Our recent election has seemed to touch this deep sense of the imponderable in the history of the future, this understanding that we must not preclude the cultivation of any unexpected, hopeful turnings. Immediately after the election people seemed stirred even less by the outcome itself than by the element of wonder. They tended to say things like: “Well, after this perhaps we need not be so sure that there will be a war.” This sense that the future is richer and more complex than our prediction of it, and that wisdom lies in a sensitiveness to what is new and hopeful, is perhaps a sign of maturity in politics.
The problem of doing justice to the implicit, the imponderable, and the unknown is of course not unique to politics. It is always with us in science, it is with us in the most trivial of personal affairs, and it is one of the great problems of writing and of all forms of art. The means by which it is solved is sometimes called style.
It is style which complements affirmation with limitation and with humility. It is style which makes it possible to act effectively, not absolutely. It is style which, in the domain of foreign policy, enables us to find a harmony between the pursuit of ends essential to us, and the regard for the views, the sensibilities, the aspirations of those to whom the problem may appear in another light. It is style which is the deference that action pays to uncertainty. It is above all style through which power defers to reason.
We need to remember that we are a powerful nation. We need to remember that when the future that we can now foresee deviates so markedly from all that we hope and all that we value, we can, by our example, and by the mode and the style with which we conduct our affairs, let it be apparent that we have not abandoned those hopes or forsaken those values; we need to do this even while concrete steps to which we resort to avert more immediate disaster seem to negate them.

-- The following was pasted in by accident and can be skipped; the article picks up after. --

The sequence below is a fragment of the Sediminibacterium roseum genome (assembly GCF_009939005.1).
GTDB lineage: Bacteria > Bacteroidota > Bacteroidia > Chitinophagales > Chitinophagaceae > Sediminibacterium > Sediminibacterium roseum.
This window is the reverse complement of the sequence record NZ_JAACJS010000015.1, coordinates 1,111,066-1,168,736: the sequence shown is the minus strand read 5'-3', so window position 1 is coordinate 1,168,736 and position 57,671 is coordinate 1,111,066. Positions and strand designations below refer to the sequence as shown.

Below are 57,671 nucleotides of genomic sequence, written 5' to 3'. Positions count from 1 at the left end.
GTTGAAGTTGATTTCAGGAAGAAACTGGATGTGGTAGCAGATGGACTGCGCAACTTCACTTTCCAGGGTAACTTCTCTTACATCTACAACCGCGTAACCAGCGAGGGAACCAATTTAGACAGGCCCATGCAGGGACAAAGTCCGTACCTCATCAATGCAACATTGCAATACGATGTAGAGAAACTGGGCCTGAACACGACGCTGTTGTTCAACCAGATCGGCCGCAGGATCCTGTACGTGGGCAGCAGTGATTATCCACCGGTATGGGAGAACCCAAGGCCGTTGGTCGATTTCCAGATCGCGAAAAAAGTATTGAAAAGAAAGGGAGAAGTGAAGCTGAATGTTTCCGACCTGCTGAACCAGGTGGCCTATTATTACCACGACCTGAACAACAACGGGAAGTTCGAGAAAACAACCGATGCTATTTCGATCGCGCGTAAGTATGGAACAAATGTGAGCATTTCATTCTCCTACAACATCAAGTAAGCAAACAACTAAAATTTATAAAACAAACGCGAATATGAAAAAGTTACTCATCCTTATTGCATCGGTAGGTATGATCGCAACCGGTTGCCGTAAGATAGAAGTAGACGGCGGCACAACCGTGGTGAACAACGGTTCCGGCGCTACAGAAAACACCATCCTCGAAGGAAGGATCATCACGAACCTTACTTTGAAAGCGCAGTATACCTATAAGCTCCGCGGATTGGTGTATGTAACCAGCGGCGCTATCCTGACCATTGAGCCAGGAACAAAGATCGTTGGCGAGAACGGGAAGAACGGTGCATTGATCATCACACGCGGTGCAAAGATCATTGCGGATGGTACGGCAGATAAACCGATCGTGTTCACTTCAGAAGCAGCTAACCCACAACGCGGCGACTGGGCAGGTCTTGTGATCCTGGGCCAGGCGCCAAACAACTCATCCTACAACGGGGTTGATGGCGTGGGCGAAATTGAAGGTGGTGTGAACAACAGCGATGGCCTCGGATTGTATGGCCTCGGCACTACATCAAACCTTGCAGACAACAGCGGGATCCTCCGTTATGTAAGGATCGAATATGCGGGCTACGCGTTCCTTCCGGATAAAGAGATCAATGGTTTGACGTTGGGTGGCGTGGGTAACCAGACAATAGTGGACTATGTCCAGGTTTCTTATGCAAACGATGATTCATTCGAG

Our past is rich in example. In that other agony, that civil war where the foundations of our government were proved and reaffirmed, it was Lincoln who again and again struck true the balance between power and reason. By 1863, the war and the blockade had deepened the attrition of the South. They had also stopped the supplies of cotton to the English mills. Early that years Lincoln wrote a letter to the workingmen of Manchester. He wrote:—
“It is not always in the power of governments to enlarge or restrict the scope of moral results which follow the policies that they may deem it necessary for the public safety from time to time to adopt.
“I have understood well that the duty of self-preservation rests solely with the American people; but I have at the same time been aware that favor or disfavor of foreign nations might have a material influence in enlarging or prolonging the struggle with disloyal men in which the country in engaged. A fair examination of history has served to authorize a belief that the past actions and influences of the United States were generally regarded as having been beneficial toward mankind. I have, therefore, reckoned upon the forbearance of nations. …”
Fifteen months later, a year before Lincoln’s death, the battle had turned. He could say:—
“When the war began, three years ago, neither party, nor any man, expected it would last till now. Each looked for the end in some way, long ere today. Neither did any anticipate that domestic slavery would be much affected by the war. But here we are; the war has not ended, and slavery has been much affected—how much needs not now to be recounted …
“But we can see the past, though we may not have claim to have directed it; and seeing it, in this case, we feel more hopeful and confident for the future. …”
In such magnanimity even Grant, at Appomattox a year later, looking beyond the bitter slaughter, looking to nature and to time, could say to Lee that his troops were to keep their horses; they would need them for the spring plowing.
Each of us, recalling our actions in these last critical years, will be able to find more than one instance where, in the formulation or implementation of policy, we have been worthy of this past. Each of us will mourn the opportunities that may seem to him lost, the doors once open and now closed. Not even in critical times can the sense of style, the open mind, be fostered by issuing directives; nor can they rest wholly on soliciting great actions not yet taken, great words not yet spoken. If they were wholly a matter for one man, all could well rest on his wisdom and his sensitiveness. They neither are, nor can, nor should be.
The spirit in which our foreign affairs are conducted will in the large reflect the understanding and the desires of our people; and their concrete, detailed administration will necessarily rest in the hands of countless men and women, officials of the government, who constitute the branches of our foreign service, of our State Department, and of the many agencies which now supplement the State Department, at home and abroad. The style, the perceptiveness, the imagination, and the open-mindedness with which we need to conduct our affairs can only pervade such a complex of organizations, consisting inevitably of men of varied talent, taste, and character, if they are a reflection of a deep and widespread public understanding.
It is in our hands to see that the hope of the future is not lost because we were too sure that we knew the answers, too sure that there was no hope.